Share this entry

Share this page

gallimaufry

Line breaks: gal¦li|maufry
Pronunciation: /ˌɡalɪˈmɔːfri
 
/

Definition of gallimaufry in English:

noun

[in singular]
A confused jumble or medley of things: a glorious gallimaufry of childhood perceptions
More example sentences
  • Beneath the relative uniformity of its standard, edited variety, American English is a rich gallimaufry of exotic and native stuffs.
  • Rather belatedly we've got round to The Collection (Chatto & Windus, 25) by Peter Ackroyd, which in Scots might be called a gallimaufry, comprising as it does journalism, book reviews, essays, short stories and lectures.
  • They called it an eruption of a police state, and envisioned a gallimaufry of bizarre hidden agendas - from a pretext for oppressing evangelical Christians and gun owners, to a blank check for discriminating against blacks.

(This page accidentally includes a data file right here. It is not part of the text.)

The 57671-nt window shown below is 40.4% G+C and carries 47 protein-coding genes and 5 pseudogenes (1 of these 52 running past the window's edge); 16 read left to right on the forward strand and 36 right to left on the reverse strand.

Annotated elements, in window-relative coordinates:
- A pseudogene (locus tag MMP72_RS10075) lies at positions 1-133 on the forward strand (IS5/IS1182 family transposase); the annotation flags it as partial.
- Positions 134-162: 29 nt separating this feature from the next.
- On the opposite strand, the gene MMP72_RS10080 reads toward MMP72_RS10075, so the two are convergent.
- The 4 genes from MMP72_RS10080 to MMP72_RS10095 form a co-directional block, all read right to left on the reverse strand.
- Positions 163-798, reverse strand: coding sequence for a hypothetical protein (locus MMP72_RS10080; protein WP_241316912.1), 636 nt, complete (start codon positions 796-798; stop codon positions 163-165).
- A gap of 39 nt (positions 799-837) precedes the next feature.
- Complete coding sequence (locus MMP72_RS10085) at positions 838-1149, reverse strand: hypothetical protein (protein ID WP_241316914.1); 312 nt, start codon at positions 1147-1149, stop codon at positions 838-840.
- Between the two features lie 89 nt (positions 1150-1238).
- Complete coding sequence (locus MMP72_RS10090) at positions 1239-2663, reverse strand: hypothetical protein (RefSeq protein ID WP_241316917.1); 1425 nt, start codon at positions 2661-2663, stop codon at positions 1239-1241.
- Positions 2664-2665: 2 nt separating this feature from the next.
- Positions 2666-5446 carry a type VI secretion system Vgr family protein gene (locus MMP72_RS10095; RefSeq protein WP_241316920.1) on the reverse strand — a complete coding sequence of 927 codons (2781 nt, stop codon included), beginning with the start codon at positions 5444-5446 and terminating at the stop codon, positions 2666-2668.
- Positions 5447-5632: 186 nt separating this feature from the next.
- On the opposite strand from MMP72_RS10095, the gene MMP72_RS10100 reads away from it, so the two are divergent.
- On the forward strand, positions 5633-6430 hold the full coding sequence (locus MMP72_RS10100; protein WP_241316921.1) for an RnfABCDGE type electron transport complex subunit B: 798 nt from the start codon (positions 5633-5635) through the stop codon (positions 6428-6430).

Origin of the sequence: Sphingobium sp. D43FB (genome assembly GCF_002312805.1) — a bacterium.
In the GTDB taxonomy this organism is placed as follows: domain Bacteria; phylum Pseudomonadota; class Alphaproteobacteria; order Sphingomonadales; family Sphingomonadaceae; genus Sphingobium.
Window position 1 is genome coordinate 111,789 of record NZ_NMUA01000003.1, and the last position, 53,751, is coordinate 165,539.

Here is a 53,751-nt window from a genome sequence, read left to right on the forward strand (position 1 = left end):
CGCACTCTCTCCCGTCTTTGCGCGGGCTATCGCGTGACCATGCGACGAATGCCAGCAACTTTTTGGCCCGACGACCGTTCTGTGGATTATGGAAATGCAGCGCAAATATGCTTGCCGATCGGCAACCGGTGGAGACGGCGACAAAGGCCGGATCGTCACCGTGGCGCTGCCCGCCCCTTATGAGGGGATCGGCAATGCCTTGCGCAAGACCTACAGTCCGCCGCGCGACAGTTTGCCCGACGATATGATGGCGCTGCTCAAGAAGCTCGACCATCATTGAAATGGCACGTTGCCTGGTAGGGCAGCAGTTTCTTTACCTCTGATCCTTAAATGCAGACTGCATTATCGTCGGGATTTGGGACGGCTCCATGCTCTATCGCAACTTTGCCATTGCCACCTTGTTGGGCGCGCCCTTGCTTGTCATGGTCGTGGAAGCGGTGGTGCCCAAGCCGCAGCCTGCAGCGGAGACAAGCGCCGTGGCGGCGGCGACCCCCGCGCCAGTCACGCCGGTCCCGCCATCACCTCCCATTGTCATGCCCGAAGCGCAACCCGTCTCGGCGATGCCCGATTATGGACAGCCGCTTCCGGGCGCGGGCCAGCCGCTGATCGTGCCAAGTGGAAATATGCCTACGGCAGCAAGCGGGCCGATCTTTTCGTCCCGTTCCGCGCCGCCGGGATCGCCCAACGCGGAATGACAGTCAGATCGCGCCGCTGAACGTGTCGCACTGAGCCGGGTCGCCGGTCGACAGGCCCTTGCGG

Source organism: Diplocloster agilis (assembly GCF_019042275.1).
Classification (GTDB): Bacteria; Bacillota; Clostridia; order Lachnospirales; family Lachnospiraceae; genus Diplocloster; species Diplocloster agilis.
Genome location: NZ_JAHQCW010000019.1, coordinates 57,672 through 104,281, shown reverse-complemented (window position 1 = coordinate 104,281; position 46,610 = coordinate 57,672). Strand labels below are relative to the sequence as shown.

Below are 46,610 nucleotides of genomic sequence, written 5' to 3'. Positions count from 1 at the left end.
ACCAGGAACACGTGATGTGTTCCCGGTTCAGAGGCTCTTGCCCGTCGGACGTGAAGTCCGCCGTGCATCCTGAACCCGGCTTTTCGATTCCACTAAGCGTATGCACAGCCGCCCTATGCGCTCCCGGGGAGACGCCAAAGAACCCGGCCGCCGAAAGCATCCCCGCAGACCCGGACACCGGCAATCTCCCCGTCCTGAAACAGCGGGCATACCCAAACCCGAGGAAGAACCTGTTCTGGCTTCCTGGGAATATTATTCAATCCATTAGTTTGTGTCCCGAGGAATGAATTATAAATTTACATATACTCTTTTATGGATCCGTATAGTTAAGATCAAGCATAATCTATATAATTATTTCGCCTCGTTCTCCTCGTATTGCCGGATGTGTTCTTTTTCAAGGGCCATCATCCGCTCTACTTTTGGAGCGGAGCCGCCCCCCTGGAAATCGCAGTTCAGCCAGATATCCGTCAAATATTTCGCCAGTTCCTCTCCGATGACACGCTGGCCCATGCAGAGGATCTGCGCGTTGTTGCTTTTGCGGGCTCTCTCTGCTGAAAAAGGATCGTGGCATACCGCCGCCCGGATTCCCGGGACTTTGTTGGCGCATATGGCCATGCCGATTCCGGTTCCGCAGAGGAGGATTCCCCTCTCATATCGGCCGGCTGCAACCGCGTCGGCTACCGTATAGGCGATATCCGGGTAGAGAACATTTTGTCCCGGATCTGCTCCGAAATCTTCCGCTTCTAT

Origin

mid 16th century: from archaic French galimafrée 'unappetizing dish', perhaps from Old French galer 'have fun' + Picard mafrer 'eat copious quantities'.

Words that rhyme with gallimaufry

orphrey

Definition of gallimaufry in:

Share this entry

Share this page

 

What do you find interesting about this word or phrase?

Comments that don't adhere to our Community Guidelines may be moderated or removed.

Get more from Oxford Dictionaries

Subscribe to remove ads and access premium resources

Word of the day emulous
Pronunciation: ˈemyələs
adjective
seeking to emulate or imitate someone or something